Facebook’s Oculus Quest 2 is the best value in VR, thanks to hardware that eliminates the need for a powerful PC or wires.
But it’s not quite powerful enough to run the most high-end VR experiences. A software update could slightly alleviate that problem.
The new v28 Oculus update brings a bundle of new features, but the most important is Air Link, available in the headset’s experimental mode. For those not in the know, the Quest 2 isn’t designed for really horsepower-intensive experiences like Half-Life Alyx.
The only way to play those games on a Quest 2 is to connect it to a PC using an $80 link cable accessory. With Air Link, you can stream VR experiences directly between a PC and a Quest 2 wirelessly using a WiFi connection.
Air Link isn’t a finished product yet, so it might not be a flawless experience, especially for those with a congested WiFi connection. Users will have to go to the beta section of the settings menu in the Oculus PC app, as well as the experimental section in the headset’s settings menu, to turn it on. Oculus warned that things like visual fidelity might suffer compared to a hard-wired connection, but the fact that a Quest 2 can connect to a PC wirelessly at all now could be a godsend to those with the appropriate hardware.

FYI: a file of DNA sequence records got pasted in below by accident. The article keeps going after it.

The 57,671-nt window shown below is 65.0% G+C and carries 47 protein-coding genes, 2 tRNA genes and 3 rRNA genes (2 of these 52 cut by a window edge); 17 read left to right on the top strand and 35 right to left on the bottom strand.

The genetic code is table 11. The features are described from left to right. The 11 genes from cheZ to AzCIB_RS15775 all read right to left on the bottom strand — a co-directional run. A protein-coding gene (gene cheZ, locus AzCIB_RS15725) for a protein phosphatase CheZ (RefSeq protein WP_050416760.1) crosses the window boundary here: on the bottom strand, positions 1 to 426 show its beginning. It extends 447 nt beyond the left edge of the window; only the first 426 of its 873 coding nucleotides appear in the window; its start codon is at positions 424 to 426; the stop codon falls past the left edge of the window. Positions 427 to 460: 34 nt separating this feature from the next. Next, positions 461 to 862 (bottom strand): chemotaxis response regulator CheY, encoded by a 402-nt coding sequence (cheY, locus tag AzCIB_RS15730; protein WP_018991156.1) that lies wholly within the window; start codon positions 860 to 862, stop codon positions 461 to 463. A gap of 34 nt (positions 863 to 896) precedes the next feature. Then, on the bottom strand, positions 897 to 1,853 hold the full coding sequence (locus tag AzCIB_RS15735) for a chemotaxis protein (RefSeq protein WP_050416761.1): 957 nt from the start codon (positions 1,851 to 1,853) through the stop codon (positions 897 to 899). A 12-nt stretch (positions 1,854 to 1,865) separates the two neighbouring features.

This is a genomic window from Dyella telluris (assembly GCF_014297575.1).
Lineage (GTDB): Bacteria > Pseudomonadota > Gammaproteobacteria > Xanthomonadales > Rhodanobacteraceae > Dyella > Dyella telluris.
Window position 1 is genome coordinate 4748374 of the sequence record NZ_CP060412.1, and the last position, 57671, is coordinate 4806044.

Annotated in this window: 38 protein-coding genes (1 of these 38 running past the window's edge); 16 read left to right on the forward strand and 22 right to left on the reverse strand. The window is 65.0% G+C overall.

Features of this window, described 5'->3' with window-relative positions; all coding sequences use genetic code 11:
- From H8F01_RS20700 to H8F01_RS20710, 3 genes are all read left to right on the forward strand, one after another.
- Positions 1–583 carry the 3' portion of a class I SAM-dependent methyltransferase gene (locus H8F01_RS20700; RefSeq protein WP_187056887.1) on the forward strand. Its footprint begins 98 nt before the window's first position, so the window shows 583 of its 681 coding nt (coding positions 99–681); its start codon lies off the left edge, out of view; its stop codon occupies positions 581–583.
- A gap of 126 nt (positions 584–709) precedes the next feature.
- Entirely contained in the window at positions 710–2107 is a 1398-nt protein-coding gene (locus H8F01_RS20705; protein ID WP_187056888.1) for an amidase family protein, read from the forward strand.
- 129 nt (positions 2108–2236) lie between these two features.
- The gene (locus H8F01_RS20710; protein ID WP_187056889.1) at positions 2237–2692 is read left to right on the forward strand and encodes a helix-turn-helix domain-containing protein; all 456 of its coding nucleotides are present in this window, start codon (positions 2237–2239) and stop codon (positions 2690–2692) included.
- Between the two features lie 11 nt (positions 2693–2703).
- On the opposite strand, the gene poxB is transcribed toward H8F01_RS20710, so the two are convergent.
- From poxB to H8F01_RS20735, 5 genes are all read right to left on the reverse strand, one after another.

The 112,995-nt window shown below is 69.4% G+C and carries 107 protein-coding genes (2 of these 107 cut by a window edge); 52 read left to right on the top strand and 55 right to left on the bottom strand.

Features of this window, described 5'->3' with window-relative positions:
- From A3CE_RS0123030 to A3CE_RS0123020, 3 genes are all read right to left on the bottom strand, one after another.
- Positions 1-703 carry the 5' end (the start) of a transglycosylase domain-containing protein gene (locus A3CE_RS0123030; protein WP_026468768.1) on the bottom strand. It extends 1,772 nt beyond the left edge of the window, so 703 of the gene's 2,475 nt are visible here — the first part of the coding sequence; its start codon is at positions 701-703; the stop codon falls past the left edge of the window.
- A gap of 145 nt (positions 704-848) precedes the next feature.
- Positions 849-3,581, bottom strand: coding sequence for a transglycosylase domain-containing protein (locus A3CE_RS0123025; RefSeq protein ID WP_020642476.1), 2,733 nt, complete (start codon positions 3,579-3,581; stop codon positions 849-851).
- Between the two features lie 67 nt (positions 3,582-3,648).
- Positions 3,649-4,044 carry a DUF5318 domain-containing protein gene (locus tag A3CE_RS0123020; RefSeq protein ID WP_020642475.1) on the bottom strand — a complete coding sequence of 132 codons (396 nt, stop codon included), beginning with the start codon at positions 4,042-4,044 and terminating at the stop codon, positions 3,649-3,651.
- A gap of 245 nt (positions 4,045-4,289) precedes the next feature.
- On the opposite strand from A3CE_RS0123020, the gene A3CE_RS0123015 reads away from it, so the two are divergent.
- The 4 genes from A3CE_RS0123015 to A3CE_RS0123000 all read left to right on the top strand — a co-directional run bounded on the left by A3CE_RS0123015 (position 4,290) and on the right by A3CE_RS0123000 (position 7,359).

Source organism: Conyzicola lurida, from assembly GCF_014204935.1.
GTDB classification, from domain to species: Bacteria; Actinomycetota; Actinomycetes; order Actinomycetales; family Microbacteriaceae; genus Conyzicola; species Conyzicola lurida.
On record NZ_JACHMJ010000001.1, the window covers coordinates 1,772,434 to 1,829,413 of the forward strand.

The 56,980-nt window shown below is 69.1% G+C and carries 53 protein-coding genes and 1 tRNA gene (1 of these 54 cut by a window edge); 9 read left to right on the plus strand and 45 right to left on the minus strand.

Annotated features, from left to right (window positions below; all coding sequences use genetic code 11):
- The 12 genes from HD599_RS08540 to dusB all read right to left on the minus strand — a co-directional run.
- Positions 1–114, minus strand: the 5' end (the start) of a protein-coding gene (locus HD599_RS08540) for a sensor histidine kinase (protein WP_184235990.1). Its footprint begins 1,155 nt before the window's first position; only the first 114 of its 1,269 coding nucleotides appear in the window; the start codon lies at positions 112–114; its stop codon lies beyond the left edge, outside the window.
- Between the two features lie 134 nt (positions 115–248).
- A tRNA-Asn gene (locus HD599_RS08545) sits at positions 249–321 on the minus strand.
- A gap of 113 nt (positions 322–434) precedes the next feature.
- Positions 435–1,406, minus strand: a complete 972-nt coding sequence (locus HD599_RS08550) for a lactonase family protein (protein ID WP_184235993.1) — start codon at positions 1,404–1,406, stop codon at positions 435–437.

The v28 update also brings 120Hz support, enabled by a toggle in the experimental portion of the settings menu. This will bump up the native refresh rate of the Quest 2’s display, which sits at 90Hz by default. There aren’t any apps or games that run at 120Hz yet, but when there are, they’ll run at that rate after you turn that feature on.
Lastly, v28 enables Quest users to bring their real-life desks and compatible computer keyboards into the VR home environment. For desks, you’ll scan them with the controller like you scan your play area during device setup, so it’ll appear in VR when you need it for web browsing or other work tasks. The same goes for the Logitech K830 keyboard, which will show up virtually after you pair it with the device. That’s the only keyboard that works with this feature for now, sadly.
Even if you never plan on using the desk and keyboard integration, Air Link could be a game-changer for those who justifiably despise using a VR headset with a big, chunky cable jutting out of it. Upping the refresh rate is a smaller (but still potentially big) deal, given how important smoothness is for immersion in VR.